MD: With WOMAN OF THE WOODS I return to the Meji universe. It’s my first book with a woman main character so I was a little nervous about how it would be received. Sadatina is the child of a Shosa, women warriors trained to fight demons that are threatening her people, the Adamu. Sadatina eventually grows up to be a warrior herself, aided by two female lions she raised from birth. It’s an exciting story that follows Sadatina from birth and expands the world of Meji.
DF: You’ve recently written a children’s book: AMBER AND THE HIDDEN CITY. Why a children’s book and will you be writing more?
MD: Amber came from my interactions with readers at conventions. I was constantly asked by parents if I was going to write books for children and young adults. Many of them told me how their children were reading books like Harry Potter and wishing there were books like that with Black main characters. So I came up with Amber to help fill that void. My wife, a teacher, was also a major reason Amber was completed. She would light a fire under me whenever I got distracted. Amber will be a trilogy so there will be more. I have ideas for a few more YA books as well.
DF: You’re also a mover and shaker in the field of Steamfunk. Tell us about this genre.
MD: Steamfunk is subgenre of Steampunk. We incorporate the trappings of steampunk, such as steam-based technology and other concepts such as aether but our main characters are people of African descent. We also incorporated the history and culture of people of African descent during the time period which most Steampunk focuses on, the 19th century.
DF: You and Balogun Ojetade have formed quite the extraordinary partnership. How did this come about and where is it going?
MD: I met Balogun when searching for a source for indigenous African martial arts. Little did I know he was a renaissance man; writer, director, rapper and fight choreographer. Balogun and I have a similar vision when it comes to speculative fiction, which is why we work together often. We both have our separate endeavors, but we do come together often to work on projects.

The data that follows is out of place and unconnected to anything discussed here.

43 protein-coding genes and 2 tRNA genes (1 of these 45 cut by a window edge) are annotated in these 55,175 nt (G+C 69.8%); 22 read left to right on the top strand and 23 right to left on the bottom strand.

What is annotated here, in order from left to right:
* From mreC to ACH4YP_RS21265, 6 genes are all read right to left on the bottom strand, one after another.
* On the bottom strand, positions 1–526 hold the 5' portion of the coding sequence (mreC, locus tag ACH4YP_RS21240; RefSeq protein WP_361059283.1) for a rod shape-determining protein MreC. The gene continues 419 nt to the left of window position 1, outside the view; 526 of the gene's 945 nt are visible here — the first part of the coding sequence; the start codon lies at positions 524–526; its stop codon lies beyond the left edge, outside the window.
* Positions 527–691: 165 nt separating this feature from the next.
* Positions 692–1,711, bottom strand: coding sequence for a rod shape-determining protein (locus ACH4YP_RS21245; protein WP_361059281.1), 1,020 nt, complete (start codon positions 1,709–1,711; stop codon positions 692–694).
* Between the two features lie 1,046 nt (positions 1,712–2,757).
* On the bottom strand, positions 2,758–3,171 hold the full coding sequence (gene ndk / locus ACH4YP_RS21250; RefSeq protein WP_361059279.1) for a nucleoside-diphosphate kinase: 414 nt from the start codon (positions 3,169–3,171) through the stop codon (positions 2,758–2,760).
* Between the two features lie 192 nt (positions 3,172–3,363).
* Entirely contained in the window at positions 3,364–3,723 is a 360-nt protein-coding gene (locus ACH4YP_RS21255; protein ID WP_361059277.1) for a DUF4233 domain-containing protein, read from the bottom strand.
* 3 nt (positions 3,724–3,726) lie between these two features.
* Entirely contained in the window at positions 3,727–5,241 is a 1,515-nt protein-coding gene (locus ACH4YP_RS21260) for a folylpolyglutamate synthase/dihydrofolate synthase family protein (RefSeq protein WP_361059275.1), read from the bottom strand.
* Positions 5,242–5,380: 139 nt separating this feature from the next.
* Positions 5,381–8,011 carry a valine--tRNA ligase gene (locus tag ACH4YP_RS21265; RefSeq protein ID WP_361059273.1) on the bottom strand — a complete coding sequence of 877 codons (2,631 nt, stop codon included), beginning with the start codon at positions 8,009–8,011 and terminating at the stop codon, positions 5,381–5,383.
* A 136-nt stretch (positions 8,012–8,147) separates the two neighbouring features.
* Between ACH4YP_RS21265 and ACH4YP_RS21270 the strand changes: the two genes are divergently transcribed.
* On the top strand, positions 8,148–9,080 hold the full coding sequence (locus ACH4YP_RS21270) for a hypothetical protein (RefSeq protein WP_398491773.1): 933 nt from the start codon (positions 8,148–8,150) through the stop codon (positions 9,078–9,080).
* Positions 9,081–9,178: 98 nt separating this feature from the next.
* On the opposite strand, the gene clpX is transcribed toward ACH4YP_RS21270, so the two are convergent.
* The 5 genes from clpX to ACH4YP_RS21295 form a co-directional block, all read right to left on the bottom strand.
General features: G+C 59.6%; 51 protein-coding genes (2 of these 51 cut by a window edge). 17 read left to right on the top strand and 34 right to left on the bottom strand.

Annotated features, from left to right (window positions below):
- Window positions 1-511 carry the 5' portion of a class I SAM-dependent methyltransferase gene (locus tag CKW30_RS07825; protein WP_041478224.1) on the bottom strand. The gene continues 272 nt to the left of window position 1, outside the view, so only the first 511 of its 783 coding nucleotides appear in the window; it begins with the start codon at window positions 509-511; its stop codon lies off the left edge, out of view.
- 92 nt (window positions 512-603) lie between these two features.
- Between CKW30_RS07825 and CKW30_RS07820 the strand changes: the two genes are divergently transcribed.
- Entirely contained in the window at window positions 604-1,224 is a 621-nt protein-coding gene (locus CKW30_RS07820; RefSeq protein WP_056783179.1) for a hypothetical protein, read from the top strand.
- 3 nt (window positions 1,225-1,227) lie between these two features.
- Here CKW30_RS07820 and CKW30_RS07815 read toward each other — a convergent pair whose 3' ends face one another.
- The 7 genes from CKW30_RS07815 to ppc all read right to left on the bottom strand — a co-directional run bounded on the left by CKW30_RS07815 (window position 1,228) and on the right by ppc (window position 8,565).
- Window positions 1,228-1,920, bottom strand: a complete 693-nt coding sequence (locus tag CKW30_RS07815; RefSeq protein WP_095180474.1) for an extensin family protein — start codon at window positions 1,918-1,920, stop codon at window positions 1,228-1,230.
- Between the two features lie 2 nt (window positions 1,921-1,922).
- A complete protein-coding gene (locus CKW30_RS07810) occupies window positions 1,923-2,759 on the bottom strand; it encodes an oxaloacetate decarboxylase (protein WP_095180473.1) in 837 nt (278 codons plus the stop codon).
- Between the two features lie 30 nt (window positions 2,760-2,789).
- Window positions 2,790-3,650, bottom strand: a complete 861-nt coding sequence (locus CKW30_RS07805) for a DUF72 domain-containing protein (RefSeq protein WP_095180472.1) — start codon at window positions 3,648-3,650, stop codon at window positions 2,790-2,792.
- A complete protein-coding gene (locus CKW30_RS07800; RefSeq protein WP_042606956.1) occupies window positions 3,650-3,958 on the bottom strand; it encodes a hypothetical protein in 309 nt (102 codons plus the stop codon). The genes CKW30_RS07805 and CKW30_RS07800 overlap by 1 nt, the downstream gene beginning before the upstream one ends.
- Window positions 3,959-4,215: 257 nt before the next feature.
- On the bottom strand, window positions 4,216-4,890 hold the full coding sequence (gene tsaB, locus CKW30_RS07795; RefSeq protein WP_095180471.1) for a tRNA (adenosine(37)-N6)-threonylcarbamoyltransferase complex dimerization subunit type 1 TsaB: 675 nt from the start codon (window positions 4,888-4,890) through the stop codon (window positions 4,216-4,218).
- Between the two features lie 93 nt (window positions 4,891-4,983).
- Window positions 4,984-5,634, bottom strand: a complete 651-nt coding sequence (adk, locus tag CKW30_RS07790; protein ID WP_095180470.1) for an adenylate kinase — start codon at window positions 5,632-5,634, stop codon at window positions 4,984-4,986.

I believe we’ll be working together for a long time. It’s our goal to move forward into speculative fiction movies and animation.
DF: You’ve been very vocal in promoting Black Speculative Fiction. What do you see as the major obstacle to Black Speculative Fiction being accepted by the larger reading public?
MD: Exposure. The last few years have proved to me that there is a demand for what we produce. The challenge is making people aware of it. Because I don’t have the funds to support widespread marketing my efforts have been more localized and more focused.
DF: Should writers of Black Speculative Fiction be seeking acceptance by the larger reading public?
MD: The reality of writing is that you won’t please everyone. Any writer pursuing any form of writing should realize that. The goal, in my opinion, is to find YOUR audience. As you write and promote your work the readers who like what you do will come forward. That’s the best you can hope for. And if you happen to be that lucky writer where your work appeals to the larger reading public, all the better. No one can predict that.
DF: You are seen (at least by me) as a major inspiration to those who are working and writing in the related fields of Black Speculative Fiction, Sword and Soul and Steamfunk. But how do you see yourself at this stage of your career?
MD: I’m still learning and hopefully growing as a writer, but I’m comfortable where I am right now. I’ve accomplished everything I wanted to accomplish in my first 5 years doing this, and I’m looking forward to the next five years. I’m inspired by the folks that have supported my work over the years and I hope I stay in their good favor in the future.
DF: How important is it to you, personally, that Black people be represented in the fields of speculative fiction and heroic fantasy?
MD: It is vitally important. Entertainment is such a large part of our life these days. The images that we are exposed to on a daily basis have an effect on what we think of ourselves and the world. For so long we have been flooded with negative images about us and our history. Some people seek inspiration from fiction, so it is essential that they find positive images if fiction as well as real life. So I personally believe that we have to be represented and we have to be represented well.
Derrick Ferguson: What’s A Day In The Life of Milton Davis like? Anything else we should know?
Milton Davis: It’s rather routine. Wake up, write, go to work, come home, write, repeat. Not much else to share unless we want to put folks to sleep. I’d like to thank everyone who has taken the chance to read my work and especially thank those who continue. If you keep reading I’ll keep writing. Thank you Derrick for the interview.